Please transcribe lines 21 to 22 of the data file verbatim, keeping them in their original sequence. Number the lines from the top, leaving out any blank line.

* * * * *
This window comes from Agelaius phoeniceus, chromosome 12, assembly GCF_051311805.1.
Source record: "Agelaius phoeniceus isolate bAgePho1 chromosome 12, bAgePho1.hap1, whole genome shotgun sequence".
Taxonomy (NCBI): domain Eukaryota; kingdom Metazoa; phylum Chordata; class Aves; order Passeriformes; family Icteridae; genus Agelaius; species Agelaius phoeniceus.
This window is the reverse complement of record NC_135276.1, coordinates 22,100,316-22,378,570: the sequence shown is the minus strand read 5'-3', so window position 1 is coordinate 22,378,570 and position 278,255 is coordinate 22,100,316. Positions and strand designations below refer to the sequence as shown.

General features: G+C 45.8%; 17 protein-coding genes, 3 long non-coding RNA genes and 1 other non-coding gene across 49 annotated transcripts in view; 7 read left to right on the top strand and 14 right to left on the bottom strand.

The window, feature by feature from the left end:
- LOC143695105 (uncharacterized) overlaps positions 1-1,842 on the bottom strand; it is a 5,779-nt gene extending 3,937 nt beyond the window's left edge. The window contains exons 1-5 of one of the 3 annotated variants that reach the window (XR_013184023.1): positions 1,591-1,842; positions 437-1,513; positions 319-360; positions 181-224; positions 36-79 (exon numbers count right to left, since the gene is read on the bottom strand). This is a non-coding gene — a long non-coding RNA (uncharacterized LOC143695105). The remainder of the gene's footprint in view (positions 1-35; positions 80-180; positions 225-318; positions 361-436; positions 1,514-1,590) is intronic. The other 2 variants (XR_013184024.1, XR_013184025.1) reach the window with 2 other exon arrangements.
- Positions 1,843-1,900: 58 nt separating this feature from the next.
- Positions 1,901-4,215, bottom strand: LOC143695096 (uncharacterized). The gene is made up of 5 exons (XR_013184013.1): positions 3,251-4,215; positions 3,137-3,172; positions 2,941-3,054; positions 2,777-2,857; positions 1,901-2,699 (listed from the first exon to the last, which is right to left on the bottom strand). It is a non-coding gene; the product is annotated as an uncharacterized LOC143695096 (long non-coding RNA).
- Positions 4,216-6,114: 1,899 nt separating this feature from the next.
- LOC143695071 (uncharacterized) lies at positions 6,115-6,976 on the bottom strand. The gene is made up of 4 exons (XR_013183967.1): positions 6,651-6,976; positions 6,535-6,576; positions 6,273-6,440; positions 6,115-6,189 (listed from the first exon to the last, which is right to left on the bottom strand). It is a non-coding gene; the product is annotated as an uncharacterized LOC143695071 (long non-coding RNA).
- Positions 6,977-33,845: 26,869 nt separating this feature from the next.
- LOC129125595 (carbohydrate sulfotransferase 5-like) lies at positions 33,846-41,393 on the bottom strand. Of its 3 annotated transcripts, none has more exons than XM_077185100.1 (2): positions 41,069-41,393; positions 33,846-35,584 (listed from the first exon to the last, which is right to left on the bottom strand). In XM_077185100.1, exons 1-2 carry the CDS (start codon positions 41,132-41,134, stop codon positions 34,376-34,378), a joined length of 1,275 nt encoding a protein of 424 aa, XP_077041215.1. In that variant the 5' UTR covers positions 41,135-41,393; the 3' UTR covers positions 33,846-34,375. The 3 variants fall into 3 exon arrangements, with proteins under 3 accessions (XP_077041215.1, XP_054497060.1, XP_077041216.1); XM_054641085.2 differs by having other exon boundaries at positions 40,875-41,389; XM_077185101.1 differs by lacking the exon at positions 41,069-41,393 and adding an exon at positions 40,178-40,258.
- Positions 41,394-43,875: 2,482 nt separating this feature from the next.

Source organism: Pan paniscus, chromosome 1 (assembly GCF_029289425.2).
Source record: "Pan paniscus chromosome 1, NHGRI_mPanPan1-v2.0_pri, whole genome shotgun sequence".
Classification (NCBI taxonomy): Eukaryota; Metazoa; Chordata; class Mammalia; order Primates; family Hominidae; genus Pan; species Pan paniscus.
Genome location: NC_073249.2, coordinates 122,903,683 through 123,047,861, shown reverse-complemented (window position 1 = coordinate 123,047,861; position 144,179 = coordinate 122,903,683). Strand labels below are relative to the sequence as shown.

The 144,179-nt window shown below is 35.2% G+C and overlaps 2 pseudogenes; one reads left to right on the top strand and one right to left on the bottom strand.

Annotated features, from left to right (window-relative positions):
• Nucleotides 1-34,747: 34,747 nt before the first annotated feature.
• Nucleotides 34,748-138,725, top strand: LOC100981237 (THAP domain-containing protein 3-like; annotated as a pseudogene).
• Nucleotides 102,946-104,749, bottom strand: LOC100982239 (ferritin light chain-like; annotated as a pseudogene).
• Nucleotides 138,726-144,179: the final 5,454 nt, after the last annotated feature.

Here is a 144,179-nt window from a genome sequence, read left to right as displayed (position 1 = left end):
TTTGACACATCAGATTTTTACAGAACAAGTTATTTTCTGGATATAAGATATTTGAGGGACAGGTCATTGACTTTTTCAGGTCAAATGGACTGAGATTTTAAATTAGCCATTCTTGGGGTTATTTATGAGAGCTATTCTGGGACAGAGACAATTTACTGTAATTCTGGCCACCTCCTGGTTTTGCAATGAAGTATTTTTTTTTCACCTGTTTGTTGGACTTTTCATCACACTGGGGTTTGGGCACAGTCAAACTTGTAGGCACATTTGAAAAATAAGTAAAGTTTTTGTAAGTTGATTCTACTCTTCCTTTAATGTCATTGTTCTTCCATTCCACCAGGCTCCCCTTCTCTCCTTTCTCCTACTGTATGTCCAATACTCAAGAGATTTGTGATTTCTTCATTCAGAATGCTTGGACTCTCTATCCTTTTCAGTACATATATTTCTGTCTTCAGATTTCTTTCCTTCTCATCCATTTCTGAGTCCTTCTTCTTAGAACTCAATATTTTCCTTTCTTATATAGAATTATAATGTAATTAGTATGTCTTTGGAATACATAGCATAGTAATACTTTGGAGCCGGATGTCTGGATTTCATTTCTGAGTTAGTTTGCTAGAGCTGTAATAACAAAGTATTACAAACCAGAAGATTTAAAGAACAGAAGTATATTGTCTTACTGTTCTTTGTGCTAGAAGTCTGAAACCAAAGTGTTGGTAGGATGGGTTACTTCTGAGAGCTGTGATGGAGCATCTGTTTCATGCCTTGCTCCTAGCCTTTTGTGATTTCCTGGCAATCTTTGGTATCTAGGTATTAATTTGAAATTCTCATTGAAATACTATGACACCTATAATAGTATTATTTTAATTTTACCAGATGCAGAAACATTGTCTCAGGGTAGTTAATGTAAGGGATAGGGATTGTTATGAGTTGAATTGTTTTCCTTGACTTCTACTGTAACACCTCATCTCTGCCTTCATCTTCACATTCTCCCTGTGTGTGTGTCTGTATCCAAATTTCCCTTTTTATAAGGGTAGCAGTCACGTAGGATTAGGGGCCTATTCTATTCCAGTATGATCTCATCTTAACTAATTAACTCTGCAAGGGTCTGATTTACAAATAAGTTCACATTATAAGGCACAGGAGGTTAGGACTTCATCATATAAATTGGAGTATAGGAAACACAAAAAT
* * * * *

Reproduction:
• Nucleotides 1-34,747: 34,747 nt before the first annotated feature.
• Nucleotides 34,748-138,725, top strand: LOC100981237 (THAP domain-containing protein 3-like; annotated as a pseudogene).